Genoveva Anonma was used to the insults. For years, she had shrugged off the suspicions, ignored the accusations.
But what she was not prepared for was the degrading ordeal that followed her starring performance for Equatorial Guinea in the 2008 African Women's Championship.
Scorer of the winning goal on home soil as her country became the first team other than Nigeria to win the tournament, Anonma should have been savouring the realisation of a dream. Instead she was plunged into a personal nightmare.
As her energetic and powerful performances prompted rival teams to accuse her of being a man, the Confederation of African Football (CAF) chose the crudest of methods to establish Anonma's gender.
"They asked me to take all my clothes off in front of officials from CAF and the Equatorial Guinea team," she recalls.
"I was really upset, my morale was low and I was crying. It was totally humiliating, but over time I have got over it."
Overcoming adversity was nothing new to this most resilient of individuals.
Growing up in Equatorial Guinea - where the 2015 men's Africa Cup of Nations kicks off on Saturday - her desire to become a footballer made her an outcast at school, and indeed at home.
"When I was five years old in my village the girls didn't accept me because I just wanted to play football, so I always used to play with the boys," says Anonma.
"My dad was living in another city with another woman and my mum didn't want me to have anything to do with football. She wanted me to study for a Masters, become a teacher, or help children.
"I had some serious problems with her. She told me she didn't want to see me again.
"Eventually, I went to live with my uncle. He took me to the city so I could carry on studying and playing football."
Anonma was signed by her local team in the capital city, Malabo, when she was 15 in 2002. After a year in South Africa with Mamelodi Sundowns, she joined FC Jena in the German Bundesliga, where she was the team's top scorer for two seasons in a row.
However, after Equatorial Guinea's run to the final of the 2010 African Championship they booked their place at the 2011 Women's World Cup, and she became embroiled in an all-too-familiar scandal.
Winners Nigeria, along with South Africa and Ghana, accused Guinea of having three men in their team: sisters Salimata and Bilguisa Simpore, as well as the team's captain, Anonma.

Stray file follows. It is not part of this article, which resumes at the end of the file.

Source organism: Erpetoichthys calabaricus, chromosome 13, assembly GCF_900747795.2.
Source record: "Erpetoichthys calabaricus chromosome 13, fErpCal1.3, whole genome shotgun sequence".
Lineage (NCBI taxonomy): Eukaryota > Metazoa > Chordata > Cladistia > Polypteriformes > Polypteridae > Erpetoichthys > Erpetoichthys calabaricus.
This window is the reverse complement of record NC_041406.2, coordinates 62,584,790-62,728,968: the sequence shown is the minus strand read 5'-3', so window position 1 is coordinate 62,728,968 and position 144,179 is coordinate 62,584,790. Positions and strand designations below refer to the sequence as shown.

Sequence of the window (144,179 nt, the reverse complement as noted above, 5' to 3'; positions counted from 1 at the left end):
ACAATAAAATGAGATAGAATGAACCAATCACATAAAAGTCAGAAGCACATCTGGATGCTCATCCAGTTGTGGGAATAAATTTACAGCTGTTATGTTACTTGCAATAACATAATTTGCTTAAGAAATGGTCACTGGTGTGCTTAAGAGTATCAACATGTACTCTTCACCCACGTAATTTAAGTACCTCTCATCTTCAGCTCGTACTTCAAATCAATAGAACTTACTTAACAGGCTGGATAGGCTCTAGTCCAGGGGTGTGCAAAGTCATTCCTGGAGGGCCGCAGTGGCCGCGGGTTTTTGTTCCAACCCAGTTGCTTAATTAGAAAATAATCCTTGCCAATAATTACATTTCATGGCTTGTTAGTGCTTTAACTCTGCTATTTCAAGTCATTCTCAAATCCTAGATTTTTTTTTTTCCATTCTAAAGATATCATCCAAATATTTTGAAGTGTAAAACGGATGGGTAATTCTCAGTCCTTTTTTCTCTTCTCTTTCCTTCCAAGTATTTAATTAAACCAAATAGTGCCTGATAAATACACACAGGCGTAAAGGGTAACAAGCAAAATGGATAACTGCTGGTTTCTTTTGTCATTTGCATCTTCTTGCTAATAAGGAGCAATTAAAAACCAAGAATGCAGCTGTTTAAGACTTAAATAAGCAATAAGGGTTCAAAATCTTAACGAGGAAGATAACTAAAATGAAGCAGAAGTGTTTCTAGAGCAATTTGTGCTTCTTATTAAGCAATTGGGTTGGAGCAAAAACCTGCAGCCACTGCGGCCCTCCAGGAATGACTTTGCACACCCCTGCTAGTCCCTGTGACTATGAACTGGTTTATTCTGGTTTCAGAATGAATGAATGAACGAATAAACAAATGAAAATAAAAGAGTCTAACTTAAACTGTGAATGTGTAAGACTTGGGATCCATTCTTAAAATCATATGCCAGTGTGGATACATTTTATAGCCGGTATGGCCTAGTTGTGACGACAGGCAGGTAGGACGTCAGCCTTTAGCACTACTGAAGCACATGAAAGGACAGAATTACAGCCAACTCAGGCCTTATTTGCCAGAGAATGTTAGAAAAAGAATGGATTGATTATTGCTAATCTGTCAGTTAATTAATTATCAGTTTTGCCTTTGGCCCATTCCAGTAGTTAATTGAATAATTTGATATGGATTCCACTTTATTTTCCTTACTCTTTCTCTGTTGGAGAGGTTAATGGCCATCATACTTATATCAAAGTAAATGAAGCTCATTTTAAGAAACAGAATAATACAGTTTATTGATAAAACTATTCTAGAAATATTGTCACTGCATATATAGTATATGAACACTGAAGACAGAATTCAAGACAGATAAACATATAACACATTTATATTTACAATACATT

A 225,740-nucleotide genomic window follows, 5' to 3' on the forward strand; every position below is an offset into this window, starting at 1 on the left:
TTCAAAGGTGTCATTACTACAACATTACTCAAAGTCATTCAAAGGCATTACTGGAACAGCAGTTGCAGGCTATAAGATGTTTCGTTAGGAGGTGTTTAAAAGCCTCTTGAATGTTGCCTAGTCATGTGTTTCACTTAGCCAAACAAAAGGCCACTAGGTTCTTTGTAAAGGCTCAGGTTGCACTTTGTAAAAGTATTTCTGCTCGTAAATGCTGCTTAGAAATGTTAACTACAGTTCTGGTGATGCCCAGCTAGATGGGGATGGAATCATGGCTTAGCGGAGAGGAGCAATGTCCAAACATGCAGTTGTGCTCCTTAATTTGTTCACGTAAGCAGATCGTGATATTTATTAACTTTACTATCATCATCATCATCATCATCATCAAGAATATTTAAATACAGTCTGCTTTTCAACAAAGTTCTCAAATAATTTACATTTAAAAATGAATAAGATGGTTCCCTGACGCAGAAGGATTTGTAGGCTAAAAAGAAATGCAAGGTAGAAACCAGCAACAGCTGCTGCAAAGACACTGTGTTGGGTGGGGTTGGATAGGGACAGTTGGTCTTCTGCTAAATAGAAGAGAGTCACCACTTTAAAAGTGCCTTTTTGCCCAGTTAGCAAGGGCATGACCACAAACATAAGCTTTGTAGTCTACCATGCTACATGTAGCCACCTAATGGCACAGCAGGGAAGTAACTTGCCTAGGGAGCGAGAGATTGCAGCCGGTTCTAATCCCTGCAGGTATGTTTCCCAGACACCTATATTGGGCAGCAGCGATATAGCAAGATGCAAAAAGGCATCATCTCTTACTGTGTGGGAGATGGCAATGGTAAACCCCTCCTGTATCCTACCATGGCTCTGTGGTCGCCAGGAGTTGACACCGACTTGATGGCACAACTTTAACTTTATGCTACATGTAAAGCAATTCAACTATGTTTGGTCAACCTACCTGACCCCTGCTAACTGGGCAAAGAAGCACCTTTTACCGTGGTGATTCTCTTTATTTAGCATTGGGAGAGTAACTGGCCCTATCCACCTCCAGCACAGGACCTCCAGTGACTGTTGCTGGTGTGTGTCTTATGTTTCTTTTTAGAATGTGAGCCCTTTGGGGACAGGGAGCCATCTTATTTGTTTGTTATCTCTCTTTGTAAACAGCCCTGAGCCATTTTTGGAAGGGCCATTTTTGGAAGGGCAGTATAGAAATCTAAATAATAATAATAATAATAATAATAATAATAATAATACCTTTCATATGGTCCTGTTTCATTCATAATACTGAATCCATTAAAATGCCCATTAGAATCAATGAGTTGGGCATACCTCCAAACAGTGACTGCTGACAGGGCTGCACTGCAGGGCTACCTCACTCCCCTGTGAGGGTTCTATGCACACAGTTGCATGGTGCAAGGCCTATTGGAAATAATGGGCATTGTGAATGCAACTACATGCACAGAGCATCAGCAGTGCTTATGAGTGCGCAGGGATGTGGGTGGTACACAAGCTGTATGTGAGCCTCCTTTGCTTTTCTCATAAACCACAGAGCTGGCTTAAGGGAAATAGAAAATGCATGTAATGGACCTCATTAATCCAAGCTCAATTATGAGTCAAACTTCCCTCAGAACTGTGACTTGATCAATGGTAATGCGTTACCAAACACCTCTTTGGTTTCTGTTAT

"You only need to have physical contact with them on the pitch to know this [that they are men]," said Ghana defender Diana Amkomah at the time.
As the story made headlines around the world, Anonma faced up to the media to refute the allegations.
"These accusations come because I am fast and strong, but I know that I am definitely a woman," she said at the time.
As the row rumbled on into the build-up to the World Cup, Equatorial Guinea sought to defuse the controversy by dropping the Simpore sisters from their squad, although it was never stated that their omission related to gender. And the allegations were never proven.
Anonma, meanwhile, kept her place and scored Equatorial Guinea's only two goals at the tournament.
To this day, Anonma's biggest frustration remains that she has never been permitted to undergo medical gender testing in the expectation of silencing her doubters once and for all.
|Gender testing in sport|
|Gender testing is a highly controversial area of scientific debate - a dozen different conditions that would once have seen a person referred to as "hermaphrodite" now have the less pejorative term "intersex", or disorders of sexual development.|
|Over the years, sport has tried chromosome testing, individual gene testing and hair testing but all of these techniques carry flaws.|
|The most high-profile case in recent years was that of Caster Semenya. She won the women's 800m gold for South Africa at the World Athletics Championships in 2009 but was then subjected to an investigation into her gender. She was cleared to compete again in 2010, although the results of her tests were never made public.|
|Read sport & gender: A history of bad science & 'biological racism'|
"I was hoping they would call me to tell me they were taking me to hospital to do tests, but they never did," she says.
"They did nothing to me. It was just down to me alone to defend myself, to state that I am not a man, I am a woman."
A woman good enough to be named African Women's Footballer of the Year after her goals inspired Equatorial Guinea to their second African Championship in 2012.
And a woman good enough to line up in Germany for Turbine Potsdam, the six-time Bundesliga champions and two-time winners of the European Champions League.
"I think Germany is the best league in Europe," she says. "There are lots of internationals and big-game players.
"But on a personal level, it's not easy when you don't speak German very well. You can't have many friends or talk to people well."
If Anonma hints at homesickness, she is not yet ready to return to Equatorial Guinea, where she is feted as a hero whenever she walks the streets.
Instead, she's weighing up offers to play in France or Sweden, two other established hubs for women's football.
Despite the tribulations of her turbulent career, Anonma remains a player at the summit of her powers.